Fiber Animals on the Homestead: Make Your Own Clothes
In the quest for self-sufficiency, most of us recognize the value of growing our own food and we plant gardens and raise livestock for food. But, next to food and a roof over our head, clothing ranks pretty high as a clear necessity! If you are someone who loves fiber crafts, such as knitting, crochet or weaving, don't overlook adding fiber animals to your homestead. Even if you don't have the necessary skills now, a beginning homesteader can learn how to knit socks and mittens, crochet a hat and scarf, and eventually move up to a bigger item like a warm sweater, afghan or rug. The tools for making these items are inexpensive - all you really need are needles and perhaps a pattern or two. But the yarn is quite another story - natural, warm woolen yarn is very expensive. Why not "grow" your own!
When people think of "fiber animals" it is usually sheep on their mind. Sheep have been domesticated and bred for their wool since the time of the ancient Persians. At Hyer Wools, we think the Finnsheep breed is the most suitable for the homestead. Finnsheep serve as a dual purpose sheep, providing both soft, lustrous fiber and tender meat (even cheese for those willing to attempt it) along with a gentle disposition and hearty good health. But other breeds of sheep are also quite popular.
In fact, many people don't realize that there are animals, other than sheep, whose fluffy coats are also used for fiber. While wool is the most common animal fiber, alpaca is also very popular. Cashmere is the luxurious wool from the Cashmere goat. Mohair is the lovely, soft hair collected from Angora goats. Angora wool or angora fiber comes from the special breed of Angora rabbit. Though not as common, hand spinners also collect fiber from animals such as llamas, camels, and even yak. Qiviut is the fine, soft undercoat of the Muskox. Many pet owners save the hair from dogs and cats as they brush and groom their pets. Silk is also a natural protein fiber produced by the larvae of bombyx mori and sericulture, the practice of rearing silkworms for fiber, has been practiced since about 3000 B.C. Still and all, sheep are really the most practical if you want a reasonable amount of fiber and a less complicated animal. If you really want only the fiber, you could consider yourself a "yarn" farmer and keep only non-breeding animals.
Expect some start-up costs for fiber animals. You may need additional housing and fences and various minor equipment such as buckets and a shovel. There is the ongoing cost of possible veterinary services and supplemental winter feed. You'll need a small investment in fiber processing equipment such as wool cards and a spinning wheel or inexpensive spindle, but these can often be found used and you may be able to barter. The cost of the animal itself is the big consideration. Pure bred stock can be pricey, particularly for registered breeding stock, but reputable breeders might still be able to provide a quality animal they need to cull from their own flock or a wethered ram, for less money. We understand frugality, yet our many years of experience has taught us that quality, pure bred stock gives the most satisfaction in terms of health, vigor and characteristic quality of fleece, etc. The animal is usually worth its cost and an ongoing relationship with the breeder is invaluable. Auction animals or rescue animals may be an option, but only for those most experienced and willing to take a chance on long-term issues.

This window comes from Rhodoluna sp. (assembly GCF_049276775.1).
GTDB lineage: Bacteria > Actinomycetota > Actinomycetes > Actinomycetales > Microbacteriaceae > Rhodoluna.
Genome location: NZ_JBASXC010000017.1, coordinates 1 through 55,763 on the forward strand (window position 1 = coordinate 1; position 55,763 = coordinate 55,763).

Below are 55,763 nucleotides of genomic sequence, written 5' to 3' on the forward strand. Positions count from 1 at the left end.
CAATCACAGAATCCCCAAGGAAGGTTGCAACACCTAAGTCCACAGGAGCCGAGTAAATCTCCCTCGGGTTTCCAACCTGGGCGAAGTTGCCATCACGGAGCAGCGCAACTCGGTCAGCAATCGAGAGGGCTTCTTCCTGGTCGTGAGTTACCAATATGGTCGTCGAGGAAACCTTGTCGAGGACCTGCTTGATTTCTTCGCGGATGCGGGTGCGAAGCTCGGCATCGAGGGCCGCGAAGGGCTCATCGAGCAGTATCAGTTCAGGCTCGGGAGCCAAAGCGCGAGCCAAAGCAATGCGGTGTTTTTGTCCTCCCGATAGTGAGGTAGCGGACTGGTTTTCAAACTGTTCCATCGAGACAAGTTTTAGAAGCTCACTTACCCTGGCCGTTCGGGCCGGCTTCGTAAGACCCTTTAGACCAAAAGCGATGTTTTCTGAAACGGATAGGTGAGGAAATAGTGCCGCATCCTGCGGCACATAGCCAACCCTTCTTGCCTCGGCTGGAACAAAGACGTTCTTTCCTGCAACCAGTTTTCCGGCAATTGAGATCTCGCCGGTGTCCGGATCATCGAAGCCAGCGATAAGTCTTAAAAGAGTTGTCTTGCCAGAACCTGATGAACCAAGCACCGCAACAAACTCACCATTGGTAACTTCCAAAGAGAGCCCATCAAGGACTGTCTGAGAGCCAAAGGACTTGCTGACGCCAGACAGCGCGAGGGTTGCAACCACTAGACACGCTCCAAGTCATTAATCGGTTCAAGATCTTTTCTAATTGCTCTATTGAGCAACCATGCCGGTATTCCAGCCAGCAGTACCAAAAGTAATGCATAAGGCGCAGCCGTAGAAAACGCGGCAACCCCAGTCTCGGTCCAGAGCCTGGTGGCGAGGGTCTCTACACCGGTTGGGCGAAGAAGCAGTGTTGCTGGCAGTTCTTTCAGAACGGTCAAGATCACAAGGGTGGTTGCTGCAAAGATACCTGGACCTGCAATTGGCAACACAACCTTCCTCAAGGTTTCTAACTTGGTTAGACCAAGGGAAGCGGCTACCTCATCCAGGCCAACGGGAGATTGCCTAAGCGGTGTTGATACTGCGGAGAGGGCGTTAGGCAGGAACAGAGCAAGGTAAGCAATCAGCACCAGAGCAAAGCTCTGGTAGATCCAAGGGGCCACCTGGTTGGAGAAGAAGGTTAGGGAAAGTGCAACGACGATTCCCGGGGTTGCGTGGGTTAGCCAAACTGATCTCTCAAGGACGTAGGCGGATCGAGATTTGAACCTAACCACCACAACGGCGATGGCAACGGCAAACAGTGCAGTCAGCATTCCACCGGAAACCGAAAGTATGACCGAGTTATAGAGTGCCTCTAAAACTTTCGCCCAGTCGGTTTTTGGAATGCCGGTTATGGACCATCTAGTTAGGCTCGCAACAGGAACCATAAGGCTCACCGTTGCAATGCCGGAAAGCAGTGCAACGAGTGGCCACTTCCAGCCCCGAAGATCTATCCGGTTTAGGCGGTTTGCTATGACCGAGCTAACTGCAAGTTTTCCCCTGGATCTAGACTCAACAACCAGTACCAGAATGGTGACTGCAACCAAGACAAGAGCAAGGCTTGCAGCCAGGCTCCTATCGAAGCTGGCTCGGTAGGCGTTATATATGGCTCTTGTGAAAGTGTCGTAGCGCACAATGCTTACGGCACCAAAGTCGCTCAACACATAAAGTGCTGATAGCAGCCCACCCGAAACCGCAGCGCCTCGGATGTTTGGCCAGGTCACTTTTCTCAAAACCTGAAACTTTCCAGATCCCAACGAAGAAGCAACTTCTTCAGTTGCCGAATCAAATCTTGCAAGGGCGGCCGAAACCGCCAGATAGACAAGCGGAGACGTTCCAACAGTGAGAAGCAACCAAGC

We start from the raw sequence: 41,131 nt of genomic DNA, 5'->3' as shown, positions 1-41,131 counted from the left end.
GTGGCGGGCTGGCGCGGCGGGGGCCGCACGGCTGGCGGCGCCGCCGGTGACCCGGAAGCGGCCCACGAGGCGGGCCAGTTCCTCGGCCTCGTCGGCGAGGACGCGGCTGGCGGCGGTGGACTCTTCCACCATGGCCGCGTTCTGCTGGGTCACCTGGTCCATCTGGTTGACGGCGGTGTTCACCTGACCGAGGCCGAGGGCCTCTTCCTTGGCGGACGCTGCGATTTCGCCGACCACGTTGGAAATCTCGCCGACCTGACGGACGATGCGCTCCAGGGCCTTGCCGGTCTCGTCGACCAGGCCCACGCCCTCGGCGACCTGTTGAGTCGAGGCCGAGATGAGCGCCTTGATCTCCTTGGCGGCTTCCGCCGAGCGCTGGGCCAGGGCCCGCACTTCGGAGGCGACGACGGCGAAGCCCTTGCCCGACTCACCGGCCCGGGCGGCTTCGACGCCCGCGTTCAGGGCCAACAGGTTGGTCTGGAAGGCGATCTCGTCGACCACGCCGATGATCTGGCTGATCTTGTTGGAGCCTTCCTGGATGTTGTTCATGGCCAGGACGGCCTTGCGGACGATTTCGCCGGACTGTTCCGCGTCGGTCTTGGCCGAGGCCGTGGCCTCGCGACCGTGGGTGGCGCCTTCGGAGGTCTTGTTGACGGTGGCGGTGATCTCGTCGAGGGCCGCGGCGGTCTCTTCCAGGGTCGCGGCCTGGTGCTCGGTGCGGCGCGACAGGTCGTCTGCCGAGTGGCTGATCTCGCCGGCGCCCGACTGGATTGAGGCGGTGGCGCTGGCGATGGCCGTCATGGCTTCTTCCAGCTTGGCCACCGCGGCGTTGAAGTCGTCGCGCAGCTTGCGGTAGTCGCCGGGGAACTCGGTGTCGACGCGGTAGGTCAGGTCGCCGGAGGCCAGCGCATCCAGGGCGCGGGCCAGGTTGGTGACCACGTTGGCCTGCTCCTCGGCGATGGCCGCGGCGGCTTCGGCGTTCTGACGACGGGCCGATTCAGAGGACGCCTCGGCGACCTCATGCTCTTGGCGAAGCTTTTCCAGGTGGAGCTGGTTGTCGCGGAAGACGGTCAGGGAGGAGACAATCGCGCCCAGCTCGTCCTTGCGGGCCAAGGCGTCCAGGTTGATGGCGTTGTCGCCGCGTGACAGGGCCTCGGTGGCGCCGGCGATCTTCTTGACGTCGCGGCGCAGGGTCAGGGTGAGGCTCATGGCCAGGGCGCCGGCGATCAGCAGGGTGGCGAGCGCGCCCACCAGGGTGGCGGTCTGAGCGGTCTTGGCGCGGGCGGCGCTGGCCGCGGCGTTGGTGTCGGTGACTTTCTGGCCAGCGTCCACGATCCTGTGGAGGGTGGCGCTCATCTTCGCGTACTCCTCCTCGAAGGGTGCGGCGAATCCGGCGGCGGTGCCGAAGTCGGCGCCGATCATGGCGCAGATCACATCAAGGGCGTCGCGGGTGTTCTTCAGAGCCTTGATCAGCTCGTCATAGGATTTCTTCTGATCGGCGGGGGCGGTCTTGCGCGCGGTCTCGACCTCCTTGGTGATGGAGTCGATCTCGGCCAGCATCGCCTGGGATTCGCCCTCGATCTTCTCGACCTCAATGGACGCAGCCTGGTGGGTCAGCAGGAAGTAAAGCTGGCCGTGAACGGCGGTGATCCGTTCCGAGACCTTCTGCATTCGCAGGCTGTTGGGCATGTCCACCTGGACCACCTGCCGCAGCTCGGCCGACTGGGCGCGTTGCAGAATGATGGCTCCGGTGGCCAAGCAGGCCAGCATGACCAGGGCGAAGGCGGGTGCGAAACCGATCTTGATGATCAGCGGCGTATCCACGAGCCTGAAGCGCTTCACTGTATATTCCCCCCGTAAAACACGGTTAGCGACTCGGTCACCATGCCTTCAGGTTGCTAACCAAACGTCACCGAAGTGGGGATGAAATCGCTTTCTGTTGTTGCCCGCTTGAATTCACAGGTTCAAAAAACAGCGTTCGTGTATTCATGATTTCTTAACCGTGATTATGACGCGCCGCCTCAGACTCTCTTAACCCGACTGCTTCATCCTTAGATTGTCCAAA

Having things in place before you bring the animal home is the best plan. Make sure you have suitable housing and that fences and gates are secure. Have enough feed and a plan for water, especially in freezing temperatures or emergency situations. Learn the local predators ahead of time and take steps to keep your animals safe. Don't be surprised at the mischief that neighborhood dogs can get up to at night.
If you are a complete beginner to keeping livestock you should realistically recognize a high learning curve. Obviously, no one produces high quality fiber by accident and caring for animals requires a thoughtful, deliberate commitment. This is not a reason to avoid the opportunity, but you'll need to be willing to learn. You'll find lots of resources available in the form of books and mentors. You will need patience though, and the ability to keep records and learn from them. You'll need the ability to admit your mistakes and learn from those as well, and to find out how to improve when problems occur. But, truly, raising fiber livestock is an enjoyable endeavor that rewards you with beautiful, useful fiber and a possible income stream if you also prepare the fleece and/or fiber for sale.
Feel free to contact us with an email to ask questions or to start a conversation. Well, except for sericulture and raising muskox. We freely admit we know nothing about that! We would also welcome your visit our Hyer Wools homestead - just let me know to unlock the gate and I'll put on the kettle!